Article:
Academic journal article Centro Journal

A New Framework for Understanding Puerto Ricans' Migration Patterns and Incorporation

Academic journal article Centro Journal

A New Framework for Understanding Puerto Ricans' Migration Patterns and Incorporation

Article excerpt

Of all the ethnic groups in the U.S. classified under the Latino banner, Puerto Ricans hold a unique place through its unique political and legal status. Puerto Ricans are U.S. citizens since 1917, and as such have unimpeded movement between the Island and the fifty states that make the American nation. However, their contentious colonial status and their treatment as second-class citizens in the U.S. mainland have created less than ideal conditions for their socioeconomic incorporation as subsequent generations arrive. Puerto Ricans have experienced one of the most massive migrations in modern history, and as a result some social scientists have labeled them the "commuter nation" and a "nation on the move" (Duany 2002). For those remaining on the Island there appears to be conflicting desire to both remain a distinct nationality with Latin American and Spanish language cultural traits and yet closely aligned politically and economically to the United States, in a psychological dance some have called the "colonial dilemma" (Meléndez and Meléndez 1993).

This essay examines and discusses some of the social science paradigms developed to explain the initial migration of ethnic and racial groups in the United States and the applicability of these theories to the Puerto Rican experience. The initial discussion focuses on the migration waves occurring from the early to the middle of the twentieth century, while the second part examines more recent decades when many Boricuas moved to Sunbelt destinations while others settled in mid-sized cities in the Northeast. Another goal of this essay is to examine both traditional and recent social science models and their applicability to the cultural and economic incorporation of Puerto Ricans in the United States. To analyze the socioeconomic mobility of Puerto Ricans, the author examines the paradigms or models known as classic assimilation, underclass or culture of poverty, segmented assimilation, place stratification, racialized place inequality framework, and stratified ethnoracial incorporation. In the following sections I will discuss some of the social science paradigms developed to explain the initial migration and adaptation of ethnic and racial groups in the United States. I will frame the discussion around the applicability of these theories to the Puerto Rican experience.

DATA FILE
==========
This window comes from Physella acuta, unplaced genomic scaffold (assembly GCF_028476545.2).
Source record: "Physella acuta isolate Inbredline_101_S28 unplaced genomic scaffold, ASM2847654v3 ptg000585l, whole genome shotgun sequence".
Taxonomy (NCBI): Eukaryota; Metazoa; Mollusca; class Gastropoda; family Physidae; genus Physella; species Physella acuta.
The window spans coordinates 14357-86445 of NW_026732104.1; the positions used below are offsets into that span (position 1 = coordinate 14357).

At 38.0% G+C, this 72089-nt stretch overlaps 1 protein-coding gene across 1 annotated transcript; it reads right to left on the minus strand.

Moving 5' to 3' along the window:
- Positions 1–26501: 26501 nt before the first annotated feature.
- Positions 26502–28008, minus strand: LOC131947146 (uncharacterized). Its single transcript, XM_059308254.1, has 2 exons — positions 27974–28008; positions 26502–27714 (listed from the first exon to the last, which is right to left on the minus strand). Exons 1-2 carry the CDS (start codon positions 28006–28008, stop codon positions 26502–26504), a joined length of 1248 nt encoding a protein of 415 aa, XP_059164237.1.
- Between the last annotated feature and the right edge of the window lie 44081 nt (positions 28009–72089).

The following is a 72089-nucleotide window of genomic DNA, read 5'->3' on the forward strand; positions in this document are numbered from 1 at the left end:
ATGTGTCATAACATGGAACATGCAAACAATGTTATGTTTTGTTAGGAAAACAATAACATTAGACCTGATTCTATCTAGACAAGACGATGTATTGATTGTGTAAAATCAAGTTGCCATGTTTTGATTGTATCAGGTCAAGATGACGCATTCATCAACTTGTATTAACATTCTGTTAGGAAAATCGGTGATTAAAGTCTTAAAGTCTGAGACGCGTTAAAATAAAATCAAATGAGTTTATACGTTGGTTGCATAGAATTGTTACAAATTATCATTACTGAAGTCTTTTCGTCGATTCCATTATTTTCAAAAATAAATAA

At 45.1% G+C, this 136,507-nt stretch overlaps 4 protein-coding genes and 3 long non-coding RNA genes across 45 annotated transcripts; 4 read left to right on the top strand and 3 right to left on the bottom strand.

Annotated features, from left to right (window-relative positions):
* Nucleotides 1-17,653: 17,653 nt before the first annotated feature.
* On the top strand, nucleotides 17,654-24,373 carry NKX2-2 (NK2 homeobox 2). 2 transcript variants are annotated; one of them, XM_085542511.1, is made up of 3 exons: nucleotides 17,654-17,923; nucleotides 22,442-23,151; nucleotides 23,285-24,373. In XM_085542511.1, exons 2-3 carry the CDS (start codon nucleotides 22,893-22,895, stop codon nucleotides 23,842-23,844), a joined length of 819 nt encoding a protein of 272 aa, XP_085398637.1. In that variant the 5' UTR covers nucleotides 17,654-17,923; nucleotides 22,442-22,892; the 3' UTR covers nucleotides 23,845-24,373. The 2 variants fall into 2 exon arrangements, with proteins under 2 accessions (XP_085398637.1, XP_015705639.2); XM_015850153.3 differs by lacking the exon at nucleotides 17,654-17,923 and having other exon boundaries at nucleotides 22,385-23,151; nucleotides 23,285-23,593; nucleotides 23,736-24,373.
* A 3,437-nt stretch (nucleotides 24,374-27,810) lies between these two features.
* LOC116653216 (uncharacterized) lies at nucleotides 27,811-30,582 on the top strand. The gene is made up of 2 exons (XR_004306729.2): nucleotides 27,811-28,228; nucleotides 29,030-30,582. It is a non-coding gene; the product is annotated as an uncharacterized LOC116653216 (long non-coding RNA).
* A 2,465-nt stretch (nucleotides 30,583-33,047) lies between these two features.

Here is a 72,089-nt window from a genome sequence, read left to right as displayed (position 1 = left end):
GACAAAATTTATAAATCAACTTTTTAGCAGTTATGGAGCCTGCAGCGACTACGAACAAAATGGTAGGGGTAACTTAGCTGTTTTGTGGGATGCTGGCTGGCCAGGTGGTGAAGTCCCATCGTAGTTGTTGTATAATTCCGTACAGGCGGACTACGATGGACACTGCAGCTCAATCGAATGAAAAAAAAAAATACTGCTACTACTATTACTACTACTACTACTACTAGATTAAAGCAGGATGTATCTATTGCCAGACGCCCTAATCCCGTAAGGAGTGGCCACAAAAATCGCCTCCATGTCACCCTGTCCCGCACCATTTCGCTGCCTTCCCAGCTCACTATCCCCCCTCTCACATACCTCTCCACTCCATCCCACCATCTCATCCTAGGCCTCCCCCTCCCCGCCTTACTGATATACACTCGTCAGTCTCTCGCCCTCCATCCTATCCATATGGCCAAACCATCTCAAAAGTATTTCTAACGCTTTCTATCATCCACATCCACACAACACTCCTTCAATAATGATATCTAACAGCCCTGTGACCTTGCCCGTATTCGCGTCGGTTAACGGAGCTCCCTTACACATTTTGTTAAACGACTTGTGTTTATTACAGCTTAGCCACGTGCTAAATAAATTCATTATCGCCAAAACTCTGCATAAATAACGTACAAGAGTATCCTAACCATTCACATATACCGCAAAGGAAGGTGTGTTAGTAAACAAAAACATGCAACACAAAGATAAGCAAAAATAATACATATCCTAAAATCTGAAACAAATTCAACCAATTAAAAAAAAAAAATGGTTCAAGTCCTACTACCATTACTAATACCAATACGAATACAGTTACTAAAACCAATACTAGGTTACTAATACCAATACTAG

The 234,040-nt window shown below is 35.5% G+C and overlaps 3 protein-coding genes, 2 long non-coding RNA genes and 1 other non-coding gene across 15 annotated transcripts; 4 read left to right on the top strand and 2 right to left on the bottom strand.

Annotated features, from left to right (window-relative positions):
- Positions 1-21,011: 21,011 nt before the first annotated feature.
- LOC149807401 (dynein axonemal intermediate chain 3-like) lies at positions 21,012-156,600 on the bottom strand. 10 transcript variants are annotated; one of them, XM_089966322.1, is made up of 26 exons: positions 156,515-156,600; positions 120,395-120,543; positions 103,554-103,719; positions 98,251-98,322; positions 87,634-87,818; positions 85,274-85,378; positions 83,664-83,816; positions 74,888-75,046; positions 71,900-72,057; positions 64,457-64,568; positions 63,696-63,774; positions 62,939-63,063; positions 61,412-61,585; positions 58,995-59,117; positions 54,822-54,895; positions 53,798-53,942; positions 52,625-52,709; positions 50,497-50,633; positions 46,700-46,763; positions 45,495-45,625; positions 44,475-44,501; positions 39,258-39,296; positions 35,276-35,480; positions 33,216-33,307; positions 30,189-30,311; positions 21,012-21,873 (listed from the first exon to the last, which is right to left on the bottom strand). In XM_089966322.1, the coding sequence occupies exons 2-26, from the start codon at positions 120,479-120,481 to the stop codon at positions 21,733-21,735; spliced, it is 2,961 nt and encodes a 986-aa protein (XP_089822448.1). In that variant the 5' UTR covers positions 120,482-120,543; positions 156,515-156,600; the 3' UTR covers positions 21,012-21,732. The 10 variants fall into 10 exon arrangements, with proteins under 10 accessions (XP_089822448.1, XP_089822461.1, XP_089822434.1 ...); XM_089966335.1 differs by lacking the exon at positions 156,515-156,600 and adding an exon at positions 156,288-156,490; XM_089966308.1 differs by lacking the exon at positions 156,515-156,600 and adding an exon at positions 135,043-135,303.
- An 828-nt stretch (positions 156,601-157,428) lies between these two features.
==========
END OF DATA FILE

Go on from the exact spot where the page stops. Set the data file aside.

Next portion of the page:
THEORIES OF MIGRATION AND APPLICABILITY TO PUERTO RICANS

From the "Great Migration" to the Great Dispersal

The first contacts between Puerto Ricans and United States people probably came as a result of clandestine barter trades where molasses and rum were exchanged for cotton, jute, iron and steel parts, and other products useful for the sugar plantations of the 19th century. The failed revolt against Spain in 1868 known as El Grito De Lares forced many of its leaders into exile in the United States, where they joined Cubans and continued to plot for the liberation of the two islands from the Spanish crown.

At a time when Puerto Ricans had gained increasing political autonomy and representation in Spain's parliament, the Spanish-American War returns the Island to a low colonial status with the military in charge under the United States tutelage at the end of the 19th century. Puerto Ricans were contracted to work as agricultural labor in farms in the American south and Hawaii during the early years of the 20th century.

In 1917 Puerto Ricans are granted citizenship under the Jones Act, start serving in the U.S. Army, and begin a steady migration into the Northeast United States, gaining significant numbers in the city of New York. Early settlements developed in Manhattan's Lower East Side, Chelsea, and along the Navy Yard area of Brooklyn. Later, settlements appeared in South Bronx, the Williamsburg section of Brooklyn, and Brentwood, Long Island. As a result, the 1930 Census counted over 50,000 Boricuas living in the United States. In the 1940s and 1950s migration waves also reached the American Midwest, with communities developing in Chicago, Lorain (Ohio), Cleveland, Milwaukee, and many others. …

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